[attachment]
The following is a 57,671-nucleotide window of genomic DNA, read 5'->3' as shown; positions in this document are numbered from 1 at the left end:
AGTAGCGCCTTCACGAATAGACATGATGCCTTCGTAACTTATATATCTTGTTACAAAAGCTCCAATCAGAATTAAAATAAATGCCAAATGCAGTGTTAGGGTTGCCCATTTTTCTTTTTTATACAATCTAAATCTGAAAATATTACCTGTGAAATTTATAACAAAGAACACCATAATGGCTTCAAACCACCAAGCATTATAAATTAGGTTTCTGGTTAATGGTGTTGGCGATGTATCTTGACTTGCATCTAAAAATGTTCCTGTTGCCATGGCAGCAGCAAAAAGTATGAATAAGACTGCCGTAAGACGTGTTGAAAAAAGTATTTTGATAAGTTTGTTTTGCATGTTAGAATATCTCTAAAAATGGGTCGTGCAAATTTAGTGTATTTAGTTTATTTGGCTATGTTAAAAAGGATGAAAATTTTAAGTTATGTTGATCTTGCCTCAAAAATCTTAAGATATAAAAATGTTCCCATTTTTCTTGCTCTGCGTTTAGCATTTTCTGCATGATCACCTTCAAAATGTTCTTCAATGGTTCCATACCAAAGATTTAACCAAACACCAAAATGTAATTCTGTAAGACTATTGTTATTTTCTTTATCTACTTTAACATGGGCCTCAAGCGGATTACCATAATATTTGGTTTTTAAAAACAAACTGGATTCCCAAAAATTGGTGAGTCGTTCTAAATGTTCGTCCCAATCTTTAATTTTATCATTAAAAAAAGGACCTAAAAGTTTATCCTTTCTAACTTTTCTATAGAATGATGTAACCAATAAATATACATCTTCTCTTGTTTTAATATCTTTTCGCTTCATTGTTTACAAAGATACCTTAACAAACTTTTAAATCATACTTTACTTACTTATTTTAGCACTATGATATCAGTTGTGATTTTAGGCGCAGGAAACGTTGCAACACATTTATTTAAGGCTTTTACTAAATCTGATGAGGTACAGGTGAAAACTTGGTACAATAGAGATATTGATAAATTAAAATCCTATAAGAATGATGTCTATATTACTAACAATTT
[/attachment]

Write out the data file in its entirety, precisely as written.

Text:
The following is a 57,671-nucleotide window of genomic DNA, read 5'->3' as shown; positions in this document are numbered from 1 at the left end:
AGTAGCGCCTTCACGAATAGACATGATGCCTTCGTAACTTATATATCTTGTTACAAAAGCTCCAATCAGAATTAAAATAAATGCCAAATGCAGTGTTAGGGTTGCCCATTTTTCTTTTTTATACAATCTAAATCTGAAAATATTACCTGTGAAATTTATAACAAAGAACACCATAATGGCTTCAAACCACCAAGCATTATAAATTAGGTTTCTGGTTAATGGTGTTGGCGATGTATCTTGACTTGCATCTAAAAATGTTCCTGTTGCCATGGCAGCAGCAAAAAGTATGAATAAGACTGCCGTAAGACGTGTTGAAAAAAGTATTTTGATAAGTTTGTTTTGCATGTTAGAATATCTCTAAAAATGGGTCGTGCAAATTTAGTGTATTTAGTTTATTTGGCTATGTTAAAAAGGATGAAAATTTTAAGTTATGTTGATCTTGCCTCAAAAATCTTAAGATATAAAAATGTTCCCATTTTTCTTGCTCTGCGTTTAGCATTTTCTGCATGATCACCTTCAAAATGTTCTTCAATGGTTCCATACCAAAGATTTAACCAAACACCAAAATGTAATTCTGTAAGACTATTGTTATTTTCTTTATCTACTTTAACATGGGCCTCAAGCGGATTACCATAATATTTGGTTTTTAAAAACAAACTGGATTCCCAAAAATTGGTGAGTCGTTCTAAATGTTCGTCCCAATCTTTAATTTTATCATTAAAAAAAGGACCTAAAAGTTTATCCTTTCTAACTTTTCTATAGAATGATGTAACCAATAAATATACATCTTCTCTTGTTTTAATATCTTTTCGCTTCATTGTTTACAAAGATACCTTAACAAACTTTTAAATCATACTTTACTTACTTATTTTAGCACTATGATATCAGTTGTGATTTTAGGCGCAGGAAACGTTGCAACACATTTATTTAAGGCTTTTACTAAATCTGATGAGGTACAGGTGAAAACTTGGTACAATAGAGATATTGATAAATTAAAATCCTATAAGAATGATGTCTATATTACTAACAATTT